Homesick

Discussion in 'Loss of Spouse' started by Mary0128, May 10, 2018.

  1. Mary0128

    Mary0128 Active Member

    It's been 14 weeks since my Jeff passed. The feeling of loneliness overcomes me daily. When the snow melted, it revealed my winter damaged lawn. I felt overwhelmed, we used to work on spring clean up together. I can't bring myself to watch our shows we DVR'd, yet I can't delete them. When I leave work for the day I am anxious to get home, but when I get there it does not feel the same. I am Homesick, does that make since?
     
  2. Scoutpete

    Scoutpete Member

    Yes, you are homesick for your "real" life. My husband died 14 months ago and I still want my "real" life and am tired of having to adjust to this new one thrust upon me with no warning. I understand your pain, which does not help ease it. But it helps to know that you are not alone and that others understand.
     
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  3. Mary0128

    Mary0128 Active Member

    Saturday August 18th would of been Jeff's 60th Birthday.We always did something fun with the kids and had a BBQ. I was dreading this day until my kids helped me plan a celebration in his honor, we will also be celebrating my 2 Grandson's Birthdays that same day( their birthdays are a week apart). I know this celebration will help heal us. I know Jeff wants us to live our lives make memories and be Happy, which has been hard for me, I seem to get stuck in my grief. I am still Homesick but I feel this gathering will bring me and the kids some peace.
     
  4. Mary0128

    Mary0128 Active Member

    I was cooking myself dinner the other day. I finally feel like cooking a hot meal for myself. I was struggling to get the spaghetti sauce jar opened, I set it down and thought, I'll just have to wait until Jeff gets home to get the sauce started.
    It was a fleeting thought but it brought me to my knees in tears. It's been eight months and it still does not feel real.
     
  5. griefic

    griefic Administrator Staff Member

    Mary, thank you for checking in. It's amazing how the "littlest" things can be such big triggers. A person who hasn't had a loss would never understand how not being able to open a jar could be so gutting, but here...we get it. I'm glad you're here with us and I hope we can continue to be a help to you. I wish you all the best~
     
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  6. Mary0128

    Mary0128 Active Member

    Holiday party invites are starting to come. Not feeling it.
    Longing for some sort of normalcy, but nothing is normal without my Jeff.
    Nothing is the same, everything has changed.
     
  7. Carmela Rule

    Carmela Rule Member

    Hi .. I can so relate its 9 mons Dave passed I'm as lost as ever .. It seems to be getting harder as the time passes I have a box full of letters / card a that I write to him our 3 grandkids spending weekend with me I love them so much always been very involved with them they can tell the difference in me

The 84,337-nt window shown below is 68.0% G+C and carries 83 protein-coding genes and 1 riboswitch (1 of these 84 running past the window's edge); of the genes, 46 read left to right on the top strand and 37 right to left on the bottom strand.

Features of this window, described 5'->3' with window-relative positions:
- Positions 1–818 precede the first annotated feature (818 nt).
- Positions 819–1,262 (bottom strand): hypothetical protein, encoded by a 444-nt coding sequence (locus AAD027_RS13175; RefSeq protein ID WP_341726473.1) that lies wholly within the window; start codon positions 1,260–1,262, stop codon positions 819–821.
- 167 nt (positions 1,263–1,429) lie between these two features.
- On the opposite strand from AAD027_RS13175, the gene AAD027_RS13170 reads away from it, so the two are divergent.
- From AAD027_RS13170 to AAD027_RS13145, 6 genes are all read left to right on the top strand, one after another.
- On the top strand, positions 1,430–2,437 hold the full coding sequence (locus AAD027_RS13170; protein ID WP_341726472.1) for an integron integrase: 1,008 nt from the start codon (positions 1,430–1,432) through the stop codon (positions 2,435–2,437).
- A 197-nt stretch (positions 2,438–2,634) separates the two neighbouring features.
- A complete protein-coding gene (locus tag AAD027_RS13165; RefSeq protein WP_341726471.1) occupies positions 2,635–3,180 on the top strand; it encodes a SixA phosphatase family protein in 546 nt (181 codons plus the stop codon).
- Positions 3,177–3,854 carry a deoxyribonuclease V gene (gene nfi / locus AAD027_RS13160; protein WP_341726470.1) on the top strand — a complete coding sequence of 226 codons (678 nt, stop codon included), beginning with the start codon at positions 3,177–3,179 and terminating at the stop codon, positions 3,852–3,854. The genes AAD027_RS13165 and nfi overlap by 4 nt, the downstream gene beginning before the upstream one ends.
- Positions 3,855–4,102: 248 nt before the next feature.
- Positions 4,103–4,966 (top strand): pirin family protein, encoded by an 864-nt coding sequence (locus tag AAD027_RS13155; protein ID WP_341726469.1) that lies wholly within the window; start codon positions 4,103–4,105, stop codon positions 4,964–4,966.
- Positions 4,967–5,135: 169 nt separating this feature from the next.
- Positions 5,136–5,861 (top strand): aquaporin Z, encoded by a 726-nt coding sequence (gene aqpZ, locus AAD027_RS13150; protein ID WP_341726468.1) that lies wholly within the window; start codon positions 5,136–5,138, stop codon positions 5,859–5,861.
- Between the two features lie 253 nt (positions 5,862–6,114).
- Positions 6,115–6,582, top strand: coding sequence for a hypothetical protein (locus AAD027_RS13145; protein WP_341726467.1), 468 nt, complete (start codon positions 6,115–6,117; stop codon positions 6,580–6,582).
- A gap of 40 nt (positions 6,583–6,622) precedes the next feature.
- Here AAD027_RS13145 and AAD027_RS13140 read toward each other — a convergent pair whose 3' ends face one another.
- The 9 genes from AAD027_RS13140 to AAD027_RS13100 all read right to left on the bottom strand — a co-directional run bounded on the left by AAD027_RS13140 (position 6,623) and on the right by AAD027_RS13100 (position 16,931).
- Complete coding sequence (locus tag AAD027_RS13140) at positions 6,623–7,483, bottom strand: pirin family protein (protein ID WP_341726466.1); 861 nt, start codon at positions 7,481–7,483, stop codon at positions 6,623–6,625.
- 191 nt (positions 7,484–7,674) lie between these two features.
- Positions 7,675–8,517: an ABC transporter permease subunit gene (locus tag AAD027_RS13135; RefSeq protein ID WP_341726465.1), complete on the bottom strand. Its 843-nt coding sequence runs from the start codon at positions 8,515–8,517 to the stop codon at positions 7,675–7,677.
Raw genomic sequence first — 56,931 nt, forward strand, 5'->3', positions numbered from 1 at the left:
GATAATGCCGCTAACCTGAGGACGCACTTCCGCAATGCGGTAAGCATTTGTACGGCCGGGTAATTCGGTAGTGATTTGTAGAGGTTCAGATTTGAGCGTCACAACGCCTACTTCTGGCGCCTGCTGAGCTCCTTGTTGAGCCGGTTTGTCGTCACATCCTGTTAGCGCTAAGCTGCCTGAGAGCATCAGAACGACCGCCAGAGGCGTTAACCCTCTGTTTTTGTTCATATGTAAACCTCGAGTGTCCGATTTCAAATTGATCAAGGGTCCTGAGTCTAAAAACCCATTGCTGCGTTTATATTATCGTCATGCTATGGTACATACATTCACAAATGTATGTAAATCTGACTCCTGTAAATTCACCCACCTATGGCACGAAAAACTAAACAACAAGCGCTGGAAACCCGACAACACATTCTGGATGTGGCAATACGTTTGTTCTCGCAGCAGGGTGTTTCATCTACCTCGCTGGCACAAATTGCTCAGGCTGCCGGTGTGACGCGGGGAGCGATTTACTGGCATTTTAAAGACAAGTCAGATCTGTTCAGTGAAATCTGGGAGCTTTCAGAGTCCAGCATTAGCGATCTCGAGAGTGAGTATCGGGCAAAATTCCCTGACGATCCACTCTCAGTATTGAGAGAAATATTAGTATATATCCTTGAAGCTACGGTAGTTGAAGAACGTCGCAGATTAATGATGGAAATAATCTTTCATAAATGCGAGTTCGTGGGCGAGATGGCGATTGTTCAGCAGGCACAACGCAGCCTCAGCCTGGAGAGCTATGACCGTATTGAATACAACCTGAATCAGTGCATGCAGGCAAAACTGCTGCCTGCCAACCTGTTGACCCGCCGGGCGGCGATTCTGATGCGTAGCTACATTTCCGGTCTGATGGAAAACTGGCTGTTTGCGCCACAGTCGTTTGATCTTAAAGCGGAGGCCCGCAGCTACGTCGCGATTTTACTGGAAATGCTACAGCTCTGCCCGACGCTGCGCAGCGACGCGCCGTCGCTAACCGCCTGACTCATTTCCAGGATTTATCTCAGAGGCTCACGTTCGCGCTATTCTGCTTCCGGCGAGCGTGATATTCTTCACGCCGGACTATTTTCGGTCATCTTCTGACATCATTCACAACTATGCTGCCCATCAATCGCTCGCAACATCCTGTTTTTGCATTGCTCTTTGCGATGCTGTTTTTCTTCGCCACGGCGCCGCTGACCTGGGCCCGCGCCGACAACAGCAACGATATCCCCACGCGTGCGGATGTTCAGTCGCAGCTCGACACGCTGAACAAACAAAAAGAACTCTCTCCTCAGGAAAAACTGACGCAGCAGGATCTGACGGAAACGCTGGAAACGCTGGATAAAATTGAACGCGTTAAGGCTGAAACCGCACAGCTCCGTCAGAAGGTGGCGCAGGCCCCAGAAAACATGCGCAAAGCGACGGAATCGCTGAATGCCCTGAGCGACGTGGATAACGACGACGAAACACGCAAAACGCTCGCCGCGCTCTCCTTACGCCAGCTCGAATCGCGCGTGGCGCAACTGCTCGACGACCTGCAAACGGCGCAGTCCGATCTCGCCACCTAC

8. Mary0128

    Mary0128 Active Member

    That brief moment between sleep and wake when everything is ok. How I wish you were here.
     
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  9. Mary0128

    Mary0128 Active Member

    It's been 10 months I miss the feeling of being a part of that wonderful relationship we had, and the great times we had. Holidays are hard, there are so many triggers being set off. I'm still homesick and probably will always be.
     
  10. Mary0128

    Mary0128 Active Member

    1 year ago today we got the news that the treatment is no longer working. We knew there was no cure, but we thought we would have more time. 6 days later my Jeff was gone. I feel the same anguish as I did a year ago.
    I find a lot of my family and friends have a hard time just saying his name. They feel like it is going to remind me that he's gone. I know he's gone, I think about it every second of every day. Jeff, Jeff, Jeff, just say his name, tell me your memories of him, tell me the funny stories. I miss every aspect of his being, help me by talking about him.
    All year I thought if I could just get through this first year. I don't feel any different.
     
  11. Mary0128

    Mary0128 Active Member

    It's been over a year. I feel the same as the day Jeff passed. All our plans for the years to come have vanished, our dreams are no longer attainable. I cannot plan more than a day, maybe a week ahead. I feel like I need to find a direction to go, and start making new plans for my future. I miss us; the way we were together, and our fantastic future that has gone away; never to be.
     
  12. Mary0128

    Mary0128 Active Member

    May 2nd, its the day we have always celebrated. Our wedding Anniversary. This is the second anniversary that I will be spending with only my memories. It would of been our 33rd. They say the first year is the hardest, I would have to disagree, the 'seconds' are just as hard as the 'firsts'. I miss my Jeff more and more. I think of him of everyday, most of my thoughts are happy memories, but some times out of the blue something triggers me and I break down. The time spent with the kids, the Sunday afternoon drives with the dogs, or just sitting together and watching a movie, all just memories now. When I'm home there is a definite void, an emptiness, I am still homesick, I'm tired.
    Happy Anniversary Honey I Love You
     
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  13. DJF

    DJF Member

    Dear Mary,